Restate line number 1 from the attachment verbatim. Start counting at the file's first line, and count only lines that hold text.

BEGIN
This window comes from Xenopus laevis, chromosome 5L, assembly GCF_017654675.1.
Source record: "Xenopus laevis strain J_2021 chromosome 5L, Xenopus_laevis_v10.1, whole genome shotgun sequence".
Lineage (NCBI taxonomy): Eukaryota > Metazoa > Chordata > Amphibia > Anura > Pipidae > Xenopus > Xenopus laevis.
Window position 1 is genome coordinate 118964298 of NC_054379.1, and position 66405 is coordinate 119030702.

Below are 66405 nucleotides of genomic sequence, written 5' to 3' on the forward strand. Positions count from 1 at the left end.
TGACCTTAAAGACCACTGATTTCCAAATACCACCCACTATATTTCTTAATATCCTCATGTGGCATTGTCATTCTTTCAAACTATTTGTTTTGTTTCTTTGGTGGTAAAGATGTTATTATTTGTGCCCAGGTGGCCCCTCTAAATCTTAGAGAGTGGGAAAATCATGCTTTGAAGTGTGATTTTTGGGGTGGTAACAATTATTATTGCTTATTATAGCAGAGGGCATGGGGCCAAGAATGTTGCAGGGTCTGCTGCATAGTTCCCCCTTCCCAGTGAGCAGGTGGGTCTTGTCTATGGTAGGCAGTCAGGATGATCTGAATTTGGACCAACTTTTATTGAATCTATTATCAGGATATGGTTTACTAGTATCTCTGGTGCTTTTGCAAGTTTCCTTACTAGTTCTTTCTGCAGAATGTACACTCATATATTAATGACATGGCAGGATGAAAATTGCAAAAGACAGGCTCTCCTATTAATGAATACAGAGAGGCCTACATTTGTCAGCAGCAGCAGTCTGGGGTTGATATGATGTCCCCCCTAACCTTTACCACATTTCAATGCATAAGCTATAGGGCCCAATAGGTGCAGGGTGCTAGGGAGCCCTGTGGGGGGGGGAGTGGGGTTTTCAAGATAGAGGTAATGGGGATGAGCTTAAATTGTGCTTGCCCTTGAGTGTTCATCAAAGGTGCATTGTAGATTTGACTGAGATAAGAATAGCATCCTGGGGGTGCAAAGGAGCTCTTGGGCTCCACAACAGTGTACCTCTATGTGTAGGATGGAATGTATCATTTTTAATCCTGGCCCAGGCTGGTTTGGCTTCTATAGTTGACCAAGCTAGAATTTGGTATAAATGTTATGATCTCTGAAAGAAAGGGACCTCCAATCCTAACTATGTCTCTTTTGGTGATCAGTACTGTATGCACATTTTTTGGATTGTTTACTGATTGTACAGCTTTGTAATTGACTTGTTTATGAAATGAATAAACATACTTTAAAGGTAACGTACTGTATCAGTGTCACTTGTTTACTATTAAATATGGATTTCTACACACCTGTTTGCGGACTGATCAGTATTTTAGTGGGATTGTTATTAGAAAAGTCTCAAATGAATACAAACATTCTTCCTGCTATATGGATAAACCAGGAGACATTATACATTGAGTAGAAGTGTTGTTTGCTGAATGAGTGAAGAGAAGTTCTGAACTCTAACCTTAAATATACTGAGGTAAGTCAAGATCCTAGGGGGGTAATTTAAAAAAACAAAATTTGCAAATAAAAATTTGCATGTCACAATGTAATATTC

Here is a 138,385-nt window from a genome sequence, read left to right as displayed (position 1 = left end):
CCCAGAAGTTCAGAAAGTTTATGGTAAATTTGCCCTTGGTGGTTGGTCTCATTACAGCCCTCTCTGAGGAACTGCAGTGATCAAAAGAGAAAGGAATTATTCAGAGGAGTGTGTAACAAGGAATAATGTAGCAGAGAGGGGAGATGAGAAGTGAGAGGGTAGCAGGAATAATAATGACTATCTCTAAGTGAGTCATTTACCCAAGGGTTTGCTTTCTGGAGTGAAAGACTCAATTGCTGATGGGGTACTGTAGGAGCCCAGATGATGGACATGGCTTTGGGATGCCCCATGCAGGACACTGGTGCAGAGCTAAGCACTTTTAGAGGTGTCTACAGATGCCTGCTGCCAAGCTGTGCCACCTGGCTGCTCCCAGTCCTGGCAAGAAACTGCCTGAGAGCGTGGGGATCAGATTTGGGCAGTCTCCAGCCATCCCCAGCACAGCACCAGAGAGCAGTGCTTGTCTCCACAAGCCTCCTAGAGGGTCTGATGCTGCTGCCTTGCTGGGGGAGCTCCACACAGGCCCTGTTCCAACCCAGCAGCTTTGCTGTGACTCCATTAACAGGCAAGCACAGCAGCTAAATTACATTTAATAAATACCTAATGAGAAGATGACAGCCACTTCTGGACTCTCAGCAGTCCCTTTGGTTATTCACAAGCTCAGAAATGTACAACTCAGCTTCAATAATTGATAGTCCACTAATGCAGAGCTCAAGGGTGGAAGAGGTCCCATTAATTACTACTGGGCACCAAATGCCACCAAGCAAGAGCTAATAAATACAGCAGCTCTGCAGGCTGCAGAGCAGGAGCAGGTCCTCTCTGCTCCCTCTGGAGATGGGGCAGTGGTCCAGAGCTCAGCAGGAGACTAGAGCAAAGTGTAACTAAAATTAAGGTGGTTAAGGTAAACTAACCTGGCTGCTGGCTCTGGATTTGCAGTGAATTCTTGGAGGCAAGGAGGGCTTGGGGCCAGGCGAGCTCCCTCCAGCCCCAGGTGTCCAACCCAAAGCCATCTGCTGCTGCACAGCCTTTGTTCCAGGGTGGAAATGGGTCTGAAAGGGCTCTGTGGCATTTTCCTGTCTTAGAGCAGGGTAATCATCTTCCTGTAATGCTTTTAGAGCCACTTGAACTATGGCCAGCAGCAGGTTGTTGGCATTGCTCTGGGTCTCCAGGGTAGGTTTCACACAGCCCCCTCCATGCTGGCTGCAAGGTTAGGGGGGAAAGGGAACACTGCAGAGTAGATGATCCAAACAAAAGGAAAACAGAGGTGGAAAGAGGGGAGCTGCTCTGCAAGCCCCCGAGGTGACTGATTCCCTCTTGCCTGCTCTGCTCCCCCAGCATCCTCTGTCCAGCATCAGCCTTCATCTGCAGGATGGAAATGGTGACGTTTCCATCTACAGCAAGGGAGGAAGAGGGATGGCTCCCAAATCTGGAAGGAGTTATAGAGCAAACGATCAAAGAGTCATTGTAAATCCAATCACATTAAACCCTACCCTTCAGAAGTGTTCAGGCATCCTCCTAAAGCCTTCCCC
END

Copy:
This window comes from Xenopus laevis, chromosome 5L, assembly GCF_017654675.1.